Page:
VIENNA (Reuters) - Iran will withdraw assets from the European Union in response to the tightening of sanctions imposed over its nuclear program, Deputy Foreign Minister Mahdi Safari said in an interview published on Wednesday.
“We are going to withdraw the money and invest elsewhere,” Mahdi was quoted as saying by Austrian daily Die Presse.
“If you withdraw more than $100 billion, then of course this will bring about a scarcity of money and have an impact on the world economy.”
The 27-nation EU agreed new punitive measures on Monday targeting businesses and individuals the West says are linked to Iran’s nuclear and ballistic programs.
Iran has also been slapped with three rounds of United Nations Security Council sanctions over its nuclear program, which the West fears is secretly designed to build an atom bomb. Tehran says the program is aimed purely at civil power generation.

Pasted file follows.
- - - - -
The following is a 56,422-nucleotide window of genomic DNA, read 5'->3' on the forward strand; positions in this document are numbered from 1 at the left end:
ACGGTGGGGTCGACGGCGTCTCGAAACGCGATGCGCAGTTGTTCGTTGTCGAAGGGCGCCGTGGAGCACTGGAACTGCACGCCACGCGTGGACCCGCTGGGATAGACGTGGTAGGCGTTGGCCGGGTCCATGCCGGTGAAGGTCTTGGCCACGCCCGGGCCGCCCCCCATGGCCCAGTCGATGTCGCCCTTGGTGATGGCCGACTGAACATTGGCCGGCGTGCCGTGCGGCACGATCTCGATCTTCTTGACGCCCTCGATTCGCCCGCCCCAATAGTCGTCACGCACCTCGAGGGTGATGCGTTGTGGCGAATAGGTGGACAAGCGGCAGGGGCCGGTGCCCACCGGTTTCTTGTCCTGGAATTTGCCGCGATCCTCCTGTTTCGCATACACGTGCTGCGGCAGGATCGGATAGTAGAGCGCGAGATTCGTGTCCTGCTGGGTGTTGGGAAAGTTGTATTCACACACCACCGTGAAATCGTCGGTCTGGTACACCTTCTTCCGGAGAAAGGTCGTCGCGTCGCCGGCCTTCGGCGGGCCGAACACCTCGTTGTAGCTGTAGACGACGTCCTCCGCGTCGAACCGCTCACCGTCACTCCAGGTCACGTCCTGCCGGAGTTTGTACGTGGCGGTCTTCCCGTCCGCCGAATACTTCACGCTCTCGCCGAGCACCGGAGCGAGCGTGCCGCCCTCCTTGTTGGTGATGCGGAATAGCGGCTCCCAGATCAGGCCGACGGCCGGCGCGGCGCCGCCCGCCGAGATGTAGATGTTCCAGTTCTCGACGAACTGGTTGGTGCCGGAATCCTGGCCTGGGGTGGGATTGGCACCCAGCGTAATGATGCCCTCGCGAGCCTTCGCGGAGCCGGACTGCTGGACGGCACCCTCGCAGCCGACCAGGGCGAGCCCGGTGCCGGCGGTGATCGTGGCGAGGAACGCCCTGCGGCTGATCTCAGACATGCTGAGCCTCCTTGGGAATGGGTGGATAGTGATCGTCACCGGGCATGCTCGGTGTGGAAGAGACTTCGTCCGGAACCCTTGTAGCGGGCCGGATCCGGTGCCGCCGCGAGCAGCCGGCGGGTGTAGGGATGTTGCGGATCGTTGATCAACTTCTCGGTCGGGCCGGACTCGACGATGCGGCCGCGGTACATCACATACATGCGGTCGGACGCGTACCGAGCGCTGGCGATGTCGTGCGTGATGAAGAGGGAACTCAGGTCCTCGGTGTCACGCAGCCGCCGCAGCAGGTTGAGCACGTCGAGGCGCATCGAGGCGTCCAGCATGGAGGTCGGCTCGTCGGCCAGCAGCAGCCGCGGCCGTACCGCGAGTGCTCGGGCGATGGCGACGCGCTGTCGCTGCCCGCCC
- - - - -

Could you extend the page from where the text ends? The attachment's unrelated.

An Iranian monthly reported earlier in June that the Islamic Republic had withdrawn $75 billion in assets from Europe to prevent their being blocked under new sanctions. But Iran’s economy minister on Sunday played down the report “as yet not serious”.
The new EU measures include a freeze on the assets of Iran’s largest bank, Bank Melli, and visa bans on senior officials such as Revolutionary Guards head Mohammad Ali Jafari, Defence Minister Mostafa Mohammad Najjar and atomic energy chief Gholamreza Aghazadeh.
Mahdi told Die Presse that Europeans would lose out as a result of the newly imposed measures.
“We have gas and oil resources everyone wants to buy. Now we are trading mostly with Asian countries,” he said.
“Previously our main partners were in Europe -- Germany, Italy, France, and also Austria. Now we have other partners.”
Reporting by Karin Strohecker; Editing by Catherine Evans